Through an aggressive expansion policy, including a handful of mergers and acquisitions, Rio Tinto has managed to maintain profitability and produce positive cash-flows from operations
Rio Tinto’s dividend yield of 5.9% indicates that as well as a high income return, the stock may be undervalued. It continues to have a competitive advantage versus peers when it comes to costs, and this could provide it with greater resilience should operating conditions change.
With the company’s dividend being covered around 1.7 times by profit, it seems to have a sustainable income outlook even if iron ore prices fall. And with a P/E ratio of around 11, it appears to offer a wide margin of safety.
Let’s face it, resources are limited, and by the laws of supply and demand, when supply can’t increase that much, prices will. Not a bad position to be in if you’re the one holding the resources.
Rio Tinto is a great stock to add some variety into your portfolio and a good way to hedge against the future.
Easyjet PLC (LON: EZJ)
In case you’ve been living in a cave, EasyJet is a budget airline from the UK. Based in Lutton, it has been offering affordable flights around the world since 1995.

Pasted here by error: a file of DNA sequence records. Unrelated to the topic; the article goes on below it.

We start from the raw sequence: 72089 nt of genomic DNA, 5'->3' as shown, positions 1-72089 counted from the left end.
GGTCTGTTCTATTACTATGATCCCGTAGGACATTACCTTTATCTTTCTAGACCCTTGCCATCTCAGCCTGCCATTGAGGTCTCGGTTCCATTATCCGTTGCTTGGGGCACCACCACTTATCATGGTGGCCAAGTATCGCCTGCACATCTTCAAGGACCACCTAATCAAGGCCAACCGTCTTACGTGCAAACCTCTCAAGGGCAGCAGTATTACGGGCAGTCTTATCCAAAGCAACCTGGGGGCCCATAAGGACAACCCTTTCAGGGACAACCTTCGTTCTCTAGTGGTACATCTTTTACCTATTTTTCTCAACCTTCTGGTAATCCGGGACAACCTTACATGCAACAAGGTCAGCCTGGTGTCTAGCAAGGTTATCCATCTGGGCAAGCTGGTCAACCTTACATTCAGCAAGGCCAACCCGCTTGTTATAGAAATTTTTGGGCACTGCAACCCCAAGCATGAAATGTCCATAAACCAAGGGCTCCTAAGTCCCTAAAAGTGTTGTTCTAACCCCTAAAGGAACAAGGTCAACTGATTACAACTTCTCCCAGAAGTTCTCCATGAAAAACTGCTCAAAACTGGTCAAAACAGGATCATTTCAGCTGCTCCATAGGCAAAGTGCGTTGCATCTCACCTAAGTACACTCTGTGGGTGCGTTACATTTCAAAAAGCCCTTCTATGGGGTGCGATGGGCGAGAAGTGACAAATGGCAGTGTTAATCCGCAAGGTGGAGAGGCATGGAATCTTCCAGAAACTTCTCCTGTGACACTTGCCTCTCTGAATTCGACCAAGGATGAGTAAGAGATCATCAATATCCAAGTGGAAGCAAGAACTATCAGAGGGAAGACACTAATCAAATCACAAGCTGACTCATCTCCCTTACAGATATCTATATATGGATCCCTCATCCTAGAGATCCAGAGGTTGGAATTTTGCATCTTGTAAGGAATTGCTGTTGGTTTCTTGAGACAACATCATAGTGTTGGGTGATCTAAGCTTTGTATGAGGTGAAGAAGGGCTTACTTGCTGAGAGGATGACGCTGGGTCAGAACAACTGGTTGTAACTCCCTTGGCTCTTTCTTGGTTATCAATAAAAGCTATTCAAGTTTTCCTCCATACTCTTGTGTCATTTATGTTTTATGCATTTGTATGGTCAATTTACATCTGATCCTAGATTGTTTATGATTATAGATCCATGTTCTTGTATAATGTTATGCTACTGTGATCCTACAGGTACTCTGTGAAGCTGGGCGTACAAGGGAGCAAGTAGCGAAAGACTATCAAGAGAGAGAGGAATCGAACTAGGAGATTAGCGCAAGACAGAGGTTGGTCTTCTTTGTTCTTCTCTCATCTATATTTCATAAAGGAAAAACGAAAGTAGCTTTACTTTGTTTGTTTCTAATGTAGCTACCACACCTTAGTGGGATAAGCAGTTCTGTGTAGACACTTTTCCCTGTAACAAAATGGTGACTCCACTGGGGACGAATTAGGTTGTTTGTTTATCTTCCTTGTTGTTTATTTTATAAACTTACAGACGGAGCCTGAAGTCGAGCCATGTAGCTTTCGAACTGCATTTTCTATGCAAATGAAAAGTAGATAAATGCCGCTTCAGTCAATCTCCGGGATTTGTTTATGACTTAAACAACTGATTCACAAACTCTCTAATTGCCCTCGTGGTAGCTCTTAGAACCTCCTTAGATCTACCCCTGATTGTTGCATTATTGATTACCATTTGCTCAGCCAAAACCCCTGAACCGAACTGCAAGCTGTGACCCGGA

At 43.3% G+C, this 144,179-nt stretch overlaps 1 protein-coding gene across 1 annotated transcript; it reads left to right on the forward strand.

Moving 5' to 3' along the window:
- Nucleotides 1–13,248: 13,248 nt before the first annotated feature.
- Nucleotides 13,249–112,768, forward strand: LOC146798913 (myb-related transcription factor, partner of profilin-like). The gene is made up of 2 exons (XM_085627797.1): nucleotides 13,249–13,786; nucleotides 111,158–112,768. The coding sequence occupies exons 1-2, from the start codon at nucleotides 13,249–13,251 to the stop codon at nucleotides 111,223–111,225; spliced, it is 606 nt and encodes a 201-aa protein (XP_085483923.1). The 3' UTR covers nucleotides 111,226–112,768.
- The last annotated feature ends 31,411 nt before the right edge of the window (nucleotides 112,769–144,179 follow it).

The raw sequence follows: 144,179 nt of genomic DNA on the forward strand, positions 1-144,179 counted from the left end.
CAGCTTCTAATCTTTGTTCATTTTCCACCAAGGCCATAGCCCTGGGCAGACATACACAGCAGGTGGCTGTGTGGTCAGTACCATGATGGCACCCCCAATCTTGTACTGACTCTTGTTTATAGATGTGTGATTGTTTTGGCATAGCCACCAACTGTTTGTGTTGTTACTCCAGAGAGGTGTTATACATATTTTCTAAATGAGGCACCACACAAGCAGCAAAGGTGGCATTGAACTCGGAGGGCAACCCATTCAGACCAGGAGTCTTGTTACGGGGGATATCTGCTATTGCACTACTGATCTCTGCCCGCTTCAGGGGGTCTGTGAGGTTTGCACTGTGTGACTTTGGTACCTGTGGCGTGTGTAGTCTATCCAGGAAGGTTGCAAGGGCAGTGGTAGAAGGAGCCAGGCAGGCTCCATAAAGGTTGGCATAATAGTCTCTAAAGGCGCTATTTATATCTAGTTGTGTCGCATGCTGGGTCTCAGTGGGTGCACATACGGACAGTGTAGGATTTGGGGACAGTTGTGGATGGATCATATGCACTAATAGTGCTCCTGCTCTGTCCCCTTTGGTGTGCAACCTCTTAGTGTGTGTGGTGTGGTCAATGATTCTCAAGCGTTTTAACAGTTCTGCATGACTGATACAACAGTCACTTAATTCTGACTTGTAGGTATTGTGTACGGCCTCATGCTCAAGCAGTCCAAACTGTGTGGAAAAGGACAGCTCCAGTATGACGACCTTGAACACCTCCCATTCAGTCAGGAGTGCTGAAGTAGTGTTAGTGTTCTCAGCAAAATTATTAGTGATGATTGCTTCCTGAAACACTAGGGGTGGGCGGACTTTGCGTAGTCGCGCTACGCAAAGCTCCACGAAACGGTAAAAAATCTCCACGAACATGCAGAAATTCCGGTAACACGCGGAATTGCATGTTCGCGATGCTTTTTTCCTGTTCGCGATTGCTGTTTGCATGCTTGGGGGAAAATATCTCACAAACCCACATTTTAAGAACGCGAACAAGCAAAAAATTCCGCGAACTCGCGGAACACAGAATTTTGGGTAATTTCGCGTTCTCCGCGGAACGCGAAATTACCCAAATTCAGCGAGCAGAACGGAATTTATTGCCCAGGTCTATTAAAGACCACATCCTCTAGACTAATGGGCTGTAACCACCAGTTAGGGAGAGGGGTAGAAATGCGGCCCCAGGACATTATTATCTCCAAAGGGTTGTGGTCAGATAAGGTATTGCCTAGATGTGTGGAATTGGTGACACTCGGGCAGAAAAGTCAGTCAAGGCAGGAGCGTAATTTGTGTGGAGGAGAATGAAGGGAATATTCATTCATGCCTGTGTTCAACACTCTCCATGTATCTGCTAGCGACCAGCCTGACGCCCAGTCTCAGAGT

Though this is a relatively young company compared to our first two picks, I definitely believe this to be a sound investment opportunity.
Air travel has increased massively in the last 20 years. Thanks to advances in technology, making fuel consumption more efficient, the cost of flying has plummeted. Additionally, people’s appetite for travel has increased a lot.
In a world where experiences are now being valued more than material goods, traveling is now the ultimate experience. We have the world in our reach and all that’s standing in the way, thanks to EasyJet, is a £50 airfare.